Anonymous Coward says:

Re: Re: It probably doesn't matter

“If Obama vetoes it, DoD has no money”

Sorry to burst the buble here, but the President has line-item veto power. Aka, he can strip any section of a bill he doesn’t like without vetoing the whole thing. Note the “usually a budget appropriations bill” part of the intial description…


Note: the more I think about it, the more I think he’d still have to strike the whole section which likely would keep funding from going to the NSA as you have said. Depends on Congress worded it, but when it’s Congress vs the President, they’re smart enough to figure out how to give stuff the best chance to succeed…

Bryan (profile) says:

Re: Re: Re: It probably doesn't matter

It really helps if you actually READ Wikipedia if you are going to reference it. Wikipedia references Clinton v. City of New York in which the Supreme Court struck down the line item veto for violating bicameralism. While I don’t agree with the decision, it is the law of the land and the line item veto is dead. So, therefore if the amendment had passed, Obama either signs or defunds the DoD.

Anonymous Coward says:

Re: It probably doesn't matter

maybe but it will get more attention if it passes the house and moves to the senate. people like wyden, udall, and paul won’t let it stay dorment from there. and if Obama tries to pull a veto on this, it will get A LOT more attention than it would otherwise. “vetoing” is hardly debating, Mr. President.

Anonymous Coward says:

“Congress Should Support Amash Amendment Just Because White House Statement Is So Insulting”

No, they should not. Not for that reason anyway.

When discussing things of this importance, the last thing you want to do is to let your emotions cloud your judgement. You need to focus on facts.

I’m not saying if the Amash Amendment is a good thing or not, as I am not qualified to do that (I’m not even American). I’m just saying that you should take a rational approach, not an emotional one.

Anonymous Coward says:

Re: Re:

“Congress Should Support Amash Amendment Just Because White House Statement Is So Insulting”

No, they should not. Not for that reason anyway.

You do have a point, but at some point you do need to remind the Executive Branch that you’re the checks (literally) and balances. If you let the Executive Branch just walk all over you and treat you like crap, then you won’t ever be anything more than that.

At the very least (if it were me in Congrees) I’m at the very least cutting the funding (even if it’s only 10%) after the White House’s comments. If the White House wants the money back, they can come begging for the opportunity to negotiate for it.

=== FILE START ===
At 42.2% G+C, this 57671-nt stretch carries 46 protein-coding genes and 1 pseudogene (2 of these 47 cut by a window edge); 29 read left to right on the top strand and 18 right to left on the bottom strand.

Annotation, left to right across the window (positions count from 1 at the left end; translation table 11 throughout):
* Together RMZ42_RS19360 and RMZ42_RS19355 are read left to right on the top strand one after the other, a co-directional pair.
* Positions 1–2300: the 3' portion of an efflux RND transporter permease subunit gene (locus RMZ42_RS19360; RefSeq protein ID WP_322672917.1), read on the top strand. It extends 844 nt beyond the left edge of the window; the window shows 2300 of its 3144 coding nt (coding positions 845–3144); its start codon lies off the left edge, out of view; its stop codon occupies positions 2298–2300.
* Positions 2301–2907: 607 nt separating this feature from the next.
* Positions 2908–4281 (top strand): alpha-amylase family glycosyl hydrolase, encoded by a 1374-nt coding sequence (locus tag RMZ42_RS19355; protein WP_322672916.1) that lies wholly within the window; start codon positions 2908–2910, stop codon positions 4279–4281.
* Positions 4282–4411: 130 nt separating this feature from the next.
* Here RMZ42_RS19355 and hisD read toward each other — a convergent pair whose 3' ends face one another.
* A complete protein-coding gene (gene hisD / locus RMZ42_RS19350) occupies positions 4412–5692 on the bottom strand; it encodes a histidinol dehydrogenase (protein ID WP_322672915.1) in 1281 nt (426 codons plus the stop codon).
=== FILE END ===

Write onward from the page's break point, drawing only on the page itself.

Anonymous Coward says:

Re: Re: Re:

Let me reinforce this point: I don’t want to take sides because I am not qualified to do so and it is not my fight.

That said.

Be careful how you choose fight bullies. If a bully just told you “DO NOT jump off that cliff” and you do, just to show him who’s boss, you aren’t gaining anything from the experience other than a few broken bones.

Again, I’m not saying that this is the case. This is just a weirdly contrived example where acting reflexively can get you hurt, even if you are acting with the best of intentions.

And don’t forget that it was acting on emotions that got you into this mess to begin with.

All I’m saying is that you should act rationally, and ignore the douchebags. I trust that in America there are mechanisms in place to deal with boneheads that overstep their bounds? Why not deploy those mechanisms instead of acting like children?

Anonymous Coward says:

When the Snowden affair started, Obama stated he was willing to have an open debate on the matter. A debate I might mention that never occurred because it was a method of stonewalling to prevent change. Here he is, now realizing it could possibly be voted into being and suddenly he’s off spouting off about open debate again. Which if believed will again never happen.

Obama’s idea of an open debate is to load the audience with his supporters for what ever issue it is, give a speech, and then call that debate with a good chance that questions won’t be allowed.

This is the same thing that has happened with the White House Press Corps. If one of them writes an article that is published and makes the administration look bad, the staff will call the reporter the next day to cuss them out. If it is serious enough they will remove the reporters press credentials for access to the White House which has happened several times already. If reporters and the news can’t question acts, then it doesn’t come to the public’s attention there is even a problem.